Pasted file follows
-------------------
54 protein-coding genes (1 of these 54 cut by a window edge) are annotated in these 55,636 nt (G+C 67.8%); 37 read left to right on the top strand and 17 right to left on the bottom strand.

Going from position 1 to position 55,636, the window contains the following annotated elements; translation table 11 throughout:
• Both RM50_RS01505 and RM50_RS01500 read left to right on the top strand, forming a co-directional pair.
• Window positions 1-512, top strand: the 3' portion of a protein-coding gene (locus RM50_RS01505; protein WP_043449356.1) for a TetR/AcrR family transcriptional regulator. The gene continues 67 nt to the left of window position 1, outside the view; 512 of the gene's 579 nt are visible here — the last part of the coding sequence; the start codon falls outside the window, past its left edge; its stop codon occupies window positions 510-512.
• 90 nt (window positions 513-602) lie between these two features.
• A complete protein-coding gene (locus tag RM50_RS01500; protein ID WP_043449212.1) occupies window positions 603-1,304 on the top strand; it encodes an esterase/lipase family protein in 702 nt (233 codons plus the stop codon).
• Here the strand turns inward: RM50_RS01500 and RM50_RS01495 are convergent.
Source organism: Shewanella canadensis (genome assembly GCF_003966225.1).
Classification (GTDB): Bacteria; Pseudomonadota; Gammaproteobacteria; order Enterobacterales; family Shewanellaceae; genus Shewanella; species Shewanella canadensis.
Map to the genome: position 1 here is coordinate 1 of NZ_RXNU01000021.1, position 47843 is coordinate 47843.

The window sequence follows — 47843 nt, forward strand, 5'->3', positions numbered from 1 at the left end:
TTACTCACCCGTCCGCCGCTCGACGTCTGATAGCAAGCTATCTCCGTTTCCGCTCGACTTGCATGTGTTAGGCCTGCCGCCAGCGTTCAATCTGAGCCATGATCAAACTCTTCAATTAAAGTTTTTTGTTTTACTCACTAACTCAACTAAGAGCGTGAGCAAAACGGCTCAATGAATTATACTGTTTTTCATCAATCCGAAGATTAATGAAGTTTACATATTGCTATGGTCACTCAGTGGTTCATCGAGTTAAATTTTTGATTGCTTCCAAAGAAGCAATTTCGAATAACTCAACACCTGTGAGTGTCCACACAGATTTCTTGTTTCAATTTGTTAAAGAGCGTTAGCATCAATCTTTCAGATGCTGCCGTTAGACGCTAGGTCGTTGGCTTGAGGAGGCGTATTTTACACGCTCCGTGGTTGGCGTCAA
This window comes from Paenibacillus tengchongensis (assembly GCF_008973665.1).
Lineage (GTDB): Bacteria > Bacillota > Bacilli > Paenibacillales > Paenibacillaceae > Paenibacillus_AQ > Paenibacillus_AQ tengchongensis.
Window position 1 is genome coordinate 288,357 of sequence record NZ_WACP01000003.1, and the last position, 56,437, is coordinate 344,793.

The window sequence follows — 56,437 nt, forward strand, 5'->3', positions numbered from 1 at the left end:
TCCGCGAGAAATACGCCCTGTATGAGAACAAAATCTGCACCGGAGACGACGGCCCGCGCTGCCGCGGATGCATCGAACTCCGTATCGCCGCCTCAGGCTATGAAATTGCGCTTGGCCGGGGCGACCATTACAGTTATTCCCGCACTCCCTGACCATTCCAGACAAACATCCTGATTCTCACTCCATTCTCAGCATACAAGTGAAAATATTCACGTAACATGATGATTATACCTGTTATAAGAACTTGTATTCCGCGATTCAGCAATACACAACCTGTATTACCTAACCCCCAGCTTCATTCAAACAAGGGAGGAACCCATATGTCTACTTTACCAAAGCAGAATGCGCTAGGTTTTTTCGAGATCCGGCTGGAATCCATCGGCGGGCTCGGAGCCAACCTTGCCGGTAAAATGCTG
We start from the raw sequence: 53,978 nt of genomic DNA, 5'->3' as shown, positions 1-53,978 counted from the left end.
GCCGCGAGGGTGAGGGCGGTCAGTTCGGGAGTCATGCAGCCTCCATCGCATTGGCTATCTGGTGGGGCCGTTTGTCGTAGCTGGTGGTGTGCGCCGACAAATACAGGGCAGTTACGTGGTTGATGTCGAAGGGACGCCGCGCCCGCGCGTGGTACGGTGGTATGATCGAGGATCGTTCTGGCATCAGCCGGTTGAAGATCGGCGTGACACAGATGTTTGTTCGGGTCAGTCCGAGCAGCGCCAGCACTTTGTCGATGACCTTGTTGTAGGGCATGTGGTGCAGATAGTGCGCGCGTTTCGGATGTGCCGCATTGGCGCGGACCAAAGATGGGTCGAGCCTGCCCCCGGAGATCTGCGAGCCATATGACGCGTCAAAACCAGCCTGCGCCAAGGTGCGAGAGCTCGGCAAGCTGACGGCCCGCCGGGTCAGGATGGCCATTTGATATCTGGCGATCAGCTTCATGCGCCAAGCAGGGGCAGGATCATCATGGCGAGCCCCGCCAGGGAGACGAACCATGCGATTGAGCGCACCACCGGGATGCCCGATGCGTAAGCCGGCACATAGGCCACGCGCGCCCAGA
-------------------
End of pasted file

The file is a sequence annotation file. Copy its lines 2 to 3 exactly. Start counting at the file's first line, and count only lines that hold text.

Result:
Going from position 1 to position 55,636, the window contains the following annotated elements; translation table 11 throughout:
• Both RM50_RS01505 and RM50_RS01500 read left to right on the top strand, forming a co-directional pair.